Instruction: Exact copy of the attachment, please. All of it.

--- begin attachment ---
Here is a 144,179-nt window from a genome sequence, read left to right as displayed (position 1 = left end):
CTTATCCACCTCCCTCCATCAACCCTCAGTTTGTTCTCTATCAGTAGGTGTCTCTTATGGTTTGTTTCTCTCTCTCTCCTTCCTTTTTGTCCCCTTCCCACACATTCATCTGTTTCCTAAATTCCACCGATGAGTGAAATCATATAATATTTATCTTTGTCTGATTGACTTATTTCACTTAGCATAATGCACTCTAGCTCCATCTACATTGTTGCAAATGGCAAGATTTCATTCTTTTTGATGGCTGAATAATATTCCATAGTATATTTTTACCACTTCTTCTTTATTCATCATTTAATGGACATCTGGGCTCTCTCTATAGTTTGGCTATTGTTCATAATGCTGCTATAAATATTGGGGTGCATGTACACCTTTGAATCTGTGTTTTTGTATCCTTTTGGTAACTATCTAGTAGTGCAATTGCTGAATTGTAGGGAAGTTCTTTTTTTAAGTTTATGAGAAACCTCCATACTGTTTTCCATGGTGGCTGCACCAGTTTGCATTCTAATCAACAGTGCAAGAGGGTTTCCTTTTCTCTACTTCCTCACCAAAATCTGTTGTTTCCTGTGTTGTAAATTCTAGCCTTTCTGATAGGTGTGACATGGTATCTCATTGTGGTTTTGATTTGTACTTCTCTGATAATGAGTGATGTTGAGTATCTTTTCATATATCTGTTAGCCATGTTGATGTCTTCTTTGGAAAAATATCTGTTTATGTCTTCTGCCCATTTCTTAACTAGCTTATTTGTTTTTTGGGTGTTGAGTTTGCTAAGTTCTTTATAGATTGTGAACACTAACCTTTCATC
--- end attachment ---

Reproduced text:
Here is a 144,179-nt window from a genome sequence, read left to right as displayed (position 1 = left end):
CTTATCCACCTCCCTCCATCAACCCTCAGTTTGTTCTCTATCAGTAGGTGTCTCTTATGGTTTGTTTCTCTCTCTCTCCTTCCTTTTTGTCCCCTTCCCACACATTCATCTGTTTCCTAAATTCCACCGATGAGTGAAATCATATAATATTTATCTTTGTCTGATTGACTTATTTCACTTAGCATAATGCACTCTAGCTCCATCTACATTGTTGCAAATGGCAAGATTTCATTCTTTTTGATGGCTGAATAATATTCCATAGTATATTTTTACCACTTCTTCTTTATTCATCATTTAATGGACATCTGGGCTCTCTCTATAGTTTGGCTATTGTTCATAATGCTGCTATAAATATTGGGGTGCATGTACACCTTTGAATCTGTGTTTTTGTATCCTTTTGGTAACTATCTAGTAGTGCAATTGCTGAATTGTAGGGAAGTTCTTTTTTTAAGTTTATGAGAAACCTCCATACTGTTTTCCATGGTGGCTGCACCAGTTTGCATTCTAATCAACAGTGCAAGAGGGTTTCCTTTTCTCTACTTCCTCACCAAAATCTGTTGTTTCCTGTGTTGTAAATTCTAGCCTTTCTGATAGGTGTGACATGGTATCTCATTGTGGTTTTGATTTGTACTTCTCTGATAATGAGTGATGTTGAGTATCTTTTCATATATCTGTTAGCCATGTTGATGTCTTCTTTGGAAAAATATCTGTTTATGTCTTCTGCCCATTTCTTAACTAGCTTATTTGTTTTTTGGGTGTTGAGTTTGCTAAGTTCTTTATAGATTGTGAACACTAACCTTTCATC